BTW, Merry Christmas, everyone. I'm doing a bit of Crown Royal at the moment, and I seem to be gettin a bit of a buzz-on.

    ReplyDelete
  77. Before we head on out--for your Christmas Eve pleasure--
    Original Audio of Art Bell's first interview with Mel Waters concerning Mel's Hole near Manastash Ridge, Ellensburg, Washington,

    Mel has disappeared from the face of the earth, last I heard.

    Merry Christmas back at ya.

    ReplyDelete
  78. I think what I was reading was it cost that to call or do unlimited video/talk with non-skype users.
    ==

    Yes, calls to regular phones are charged local phone rates. Comp-to-comp are free. But who in this day and age doesn't have a computer?

    ReplyDelete
  79. I used to have salemen in the field. If I was still "working," today, I would insist on every saleman having one of these units. They couldn't lie to me about what they were doing if I wuz lookin into their pearly whites.

    This is goin to be Hell on those ugly, fat folks tryin to do "internet dating."

    "Turn on yur videoh, sweetheart; let me see what you look like."

    Uh, my videoh's broke, dear.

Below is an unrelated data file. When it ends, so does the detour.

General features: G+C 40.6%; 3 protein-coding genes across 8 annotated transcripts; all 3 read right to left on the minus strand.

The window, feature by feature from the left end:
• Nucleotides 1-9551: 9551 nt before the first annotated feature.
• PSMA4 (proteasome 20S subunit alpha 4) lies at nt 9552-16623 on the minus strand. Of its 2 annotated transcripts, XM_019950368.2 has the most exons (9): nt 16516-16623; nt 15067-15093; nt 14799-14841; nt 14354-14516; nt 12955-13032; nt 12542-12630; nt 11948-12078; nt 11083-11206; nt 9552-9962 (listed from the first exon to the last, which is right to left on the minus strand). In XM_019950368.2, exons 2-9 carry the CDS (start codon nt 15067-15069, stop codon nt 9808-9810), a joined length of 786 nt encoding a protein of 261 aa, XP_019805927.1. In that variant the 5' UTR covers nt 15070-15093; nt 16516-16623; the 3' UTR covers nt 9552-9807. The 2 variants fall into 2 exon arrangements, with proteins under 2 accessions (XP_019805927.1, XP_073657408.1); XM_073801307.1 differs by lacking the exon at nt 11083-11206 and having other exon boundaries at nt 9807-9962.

"Yeah, right, sweetheart. Call me when it's fixed." Heh, heh.

    Times, they is a'changin.

    ReplyDelete
  80. After several snow storms, it's now raining here. The roads are treacherous, but I've got several Stelvio Cipriani albums I'm plowing thru with great delight.

    Merry Xmas to all.

    ReplyDelete
  81. Good you told us what he does, I thot Stelvio Cipriani's were snow tyres.

    ReplyDelete
  82. Hawaii gets greenie points:

    http://www.ecogeek.org/content/view/2404/

    ReplyDelete
  83. Har!
    Fox News launches green website:

    http://green.foxnews.com/

    ReplyDelete
  84. Mat, make a link and I'll look at it.

    ReplyDelete
  85. Where's LT, I have a watermelon to donate towards his personal headgear!

    ReplyDelete
  86. Geez, Rufus, can't you just copy & paste to the address bar.

    ReplyDelete
  87. Mat, yep, you need to make links. :)

    ReplyDelete
  88. I've made the links. Now waiting for LT to make the connection. :)

    ReplyDelete
  89. Jingle Bell Rock

    This is the longest URL address I've ever seen. Let's see if it works.

    ReplyDelete
  90. You all might have heard of this guy; he was from Mississippi. The gal's name is Martina Blue, blue, blue Christmas

    ReplyDelete
  91. Just think; some dirty son of a bitch is "hitting" that. There oughta be a law.

    ReplyDelete